The new build would be a far superior house to the existing family home which is now old and will need money spent on it in the near future, so could potentially be considered an investment for the beneficiaries, but who decides this? The beneficiaries would still have a substantial amount of savings in trust, plus what I already save for them each month. 
    The two questions I need legal advice on are.
    1. Is it legal to use a proportion of the beneficiaries money to invest in the family build?
    2. Does a trust require 2 adult signatures at all times to withdraw any money for the children?

  • Linton
    Linton Posts: 17,015
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    These sorts of legal questions require paid-for legal advice. Not quick answers from unknown people on the internet.

    My non expert view is that your question (1) sounds very dodgy. If you can’t afford to complete the build it could be wrong to use the children’s money to do so. Certainly you need proper advice before doing anything that could be seen as illegal or fraudulent.

    Also your statement that the children would need some sort of statement in their wills to protect you seems odd. Surely what your then adult children put into their wills is up to them.  You will have no say in the matter.
  • Linton said:
    These sorts of legal questions require paid-for legal advice. Not quick answers from unknown people on the internet.

    My non expert view is that your question (1) sounds very dodgy. If you can’t afford to complete the build it could be wrong to use the children’s money to do so. Certainly you need proper advice before doing anything that could be seen as illegal or fraudulent.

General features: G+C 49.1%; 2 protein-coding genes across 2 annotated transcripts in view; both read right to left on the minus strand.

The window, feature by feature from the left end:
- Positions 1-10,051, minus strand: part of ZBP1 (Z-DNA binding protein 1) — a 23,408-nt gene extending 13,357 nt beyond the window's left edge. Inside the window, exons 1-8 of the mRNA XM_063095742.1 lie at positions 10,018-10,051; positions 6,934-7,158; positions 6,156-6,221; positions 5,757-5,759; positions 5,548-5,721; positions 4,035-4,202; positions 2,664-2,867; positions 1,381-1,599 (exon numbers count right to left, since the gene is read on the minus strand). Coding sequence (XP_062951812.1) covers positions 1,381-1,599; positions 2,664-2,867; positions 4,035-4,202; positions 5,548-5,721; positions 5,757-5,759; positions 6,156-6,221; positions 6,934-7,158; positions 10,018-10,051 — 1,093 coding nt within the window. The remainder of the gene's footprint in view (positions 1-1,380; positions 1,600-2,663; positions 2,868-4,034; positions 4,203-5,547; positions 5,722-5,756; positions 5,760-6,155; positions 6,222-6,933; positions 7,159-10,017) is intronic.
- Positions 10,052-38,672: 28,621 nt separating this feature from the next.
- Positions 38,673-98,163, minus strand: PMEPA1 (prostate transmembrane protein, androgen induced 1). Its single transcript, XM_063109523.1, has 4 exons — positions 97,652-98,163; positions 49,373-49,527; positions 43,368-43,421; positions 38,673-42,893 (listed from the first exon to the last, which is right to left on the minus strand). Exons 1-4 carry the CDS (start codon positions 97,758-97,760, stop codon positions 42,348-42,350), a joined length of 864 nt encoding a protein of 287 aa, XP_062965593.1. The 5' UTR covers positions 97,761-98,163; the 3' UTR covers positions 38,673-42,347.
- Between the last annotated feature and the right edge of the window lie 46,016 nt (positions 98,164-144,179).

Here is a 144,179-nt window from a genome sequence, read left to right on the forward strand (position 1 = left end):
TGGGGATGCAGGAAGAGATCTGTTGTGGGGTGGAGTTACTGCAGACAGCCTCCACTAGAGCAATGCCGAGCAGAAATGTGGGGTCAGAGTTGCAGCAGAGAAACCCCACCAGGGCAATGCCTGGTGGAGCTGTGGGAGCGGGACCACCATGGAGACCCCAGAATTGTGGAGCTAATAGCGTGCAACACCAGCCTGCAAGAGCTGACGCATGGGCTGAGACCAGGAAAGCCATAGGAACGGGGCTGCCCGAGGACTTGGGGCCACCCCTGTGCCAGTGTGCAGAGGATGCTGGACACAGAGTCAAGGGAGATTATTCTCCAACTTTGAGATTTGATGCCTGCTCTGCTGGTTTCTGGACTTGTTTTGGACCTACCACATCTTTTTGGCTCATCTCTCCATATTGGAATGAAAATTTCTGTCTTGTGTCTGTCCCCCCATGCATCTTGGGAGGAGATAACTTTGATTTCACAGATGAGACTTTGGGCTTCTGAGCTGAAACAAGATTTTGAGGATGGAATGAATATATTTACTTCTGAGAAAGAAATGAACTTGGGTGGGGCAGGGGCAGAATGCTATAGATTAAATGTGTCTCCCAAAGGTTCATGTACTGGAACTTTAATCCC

Also your statement that the children would need some sort of statement in their wills to protect you seems odd. Surely what your then adult children put into their wills is up to them.  You will have no say in the matter.
    Thanks for your reply, I'm seeking solicitor advice and will post my answers when I receive them. My options are buy them out of their share, continue as a shared investment that we set out to do, sell everything and split the cash. 
    I can afford to build alone, but not after buying out their share my children's inherited due to our error of not securing things correctly legally. thats the children's gain and now my loss. 
  • Linton said:
    I think you will need a solicitor to help sort things out. 

    You as administrator have no choice. Your pretending that the estate is insolvent when it is not can be seen as fraud and the consequences could be very serious. So I suggest you keep well clear of any such ideas.


    Hi, I just wanted to add, if the life insurance isn't awarded, there is no cash value to cover the estate debts other than in the land. So if I wanted to hold onto the land for the future, then it complicates things or putting the expenses back on myself. I'm not going to sell land in the hundreds of thousands to pay a small amount of debt plus funeral fees.

    This is why I was going to ask if the company would like to reduce the debt for an immediate payment.

    Hopefully there will be enough value.